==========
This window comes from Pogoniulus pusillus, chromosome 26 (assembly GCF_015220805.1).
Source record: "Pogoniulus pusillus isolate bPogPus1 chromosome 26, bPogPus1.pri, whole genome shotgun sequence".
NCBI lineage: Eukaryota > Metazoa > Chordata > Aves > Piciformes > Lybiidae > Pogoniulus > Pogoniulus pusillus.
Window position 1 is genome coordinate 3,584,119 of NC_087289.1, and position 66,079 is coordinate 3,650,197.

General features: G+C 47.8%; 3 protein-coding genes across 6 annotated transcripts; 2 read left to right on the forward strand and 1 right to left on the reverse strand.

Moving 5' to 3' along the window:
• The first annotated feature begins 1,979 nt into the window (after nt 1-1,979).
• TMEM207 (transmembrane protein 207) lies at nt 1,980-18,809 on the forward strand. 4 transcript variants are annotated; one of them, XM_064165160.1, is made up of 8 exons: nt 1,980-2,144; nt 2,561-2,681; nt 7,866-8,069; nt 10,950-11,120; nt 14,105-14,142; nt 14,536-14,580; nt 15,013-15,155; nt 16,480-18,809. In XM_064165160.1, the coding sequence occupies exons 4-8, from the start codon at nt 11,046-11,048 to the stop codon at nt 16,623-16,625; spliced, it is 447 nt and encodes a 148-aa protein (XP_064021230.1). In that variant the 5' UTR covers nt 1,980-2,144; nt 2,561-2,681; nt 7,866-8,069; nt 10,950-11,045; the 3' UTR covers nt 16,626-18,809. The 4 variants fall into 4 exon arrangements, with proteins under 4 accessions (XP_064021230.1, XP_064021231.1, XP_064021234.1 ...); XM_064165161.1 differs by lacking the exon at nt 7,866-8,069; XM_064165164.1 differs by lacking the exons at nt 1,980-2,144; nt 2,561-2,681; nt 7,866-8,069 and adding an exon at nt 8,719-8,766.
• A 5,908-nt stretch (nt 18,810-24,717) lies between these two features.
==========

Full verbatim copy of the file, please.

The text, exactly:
This window comes from Pogoniulus pusillus, chromosome 26 (assembly GCF_015220805.1).
Source record: "Pogoniulus pusillus isolate bPogPus1 chromosome 26, bPogPus1.pri, whole genome shotgun sequence".
NCBI lineage: Eukaryota > Metazoa > Chordata > Aves > Piciformes > Lybiidae > Pogoniulus > Pogoniulus pusillus.
Window position 1 is genome coordinate 3,584,119 of NC_087289.1, and position 66,079 is coordinate 3,650,197.

General features: G+C 47.8%; 3 protein-coding genes across 6 annotated transcripts; 2 read left to right on the forward strand and 1 right to left on the reverse strand.

Moving 5' to 3' along the window:
• The first annotated feature begins 1,979 nt into the window (after nt 1-1,979).
• TMEM207 (transmembrane protein 207) lies at nt 1,980-18,809 on the forward strand. 4 transcript variants are annotated; one of them, XM_064165160.1, is made up of 8 exons: nt 1,980-2,144; nt 2,561-2,681; nt 7,866-8,069; nt 10,950-11,120; nt 14,105-14,142; nt 14,536-14,580; nt 15,013-15,155; nt 16,480-18,809. In XM_064165160.1, the coding sequence occupies exons 4-8, from the start codon at nt 11,046-11,048 to the stop codon at nt 16,623-16,625; spliced, it is 447 nt and encodes a 148-aa protein (XP_064021230.1). In that variant the 5' UTR covers nt 1,980-2,144; nt 2,561-2,681; nt 7,866-8,069; nt 10,950-11,045; the 3' UTR covers nt 16,626-18,809. The 4 variants fall into 4 exon arrangements, with proteins under 4 accessions (XP_064021230.1, XP_064021231.1, XP_064021234.1 ...); XM_064165161.1 differs by lacking the exon at nt 7,866-8,069; XM_064165164.1 differs by lacking the exons at nt 1,980-2,144; nt 2,561-2,681; nt 7,866-8,069 and adding an exon at nt 8,719-8,766.
• A 5,908-nt stretch (nt 18,810-24,717) lies between these two features.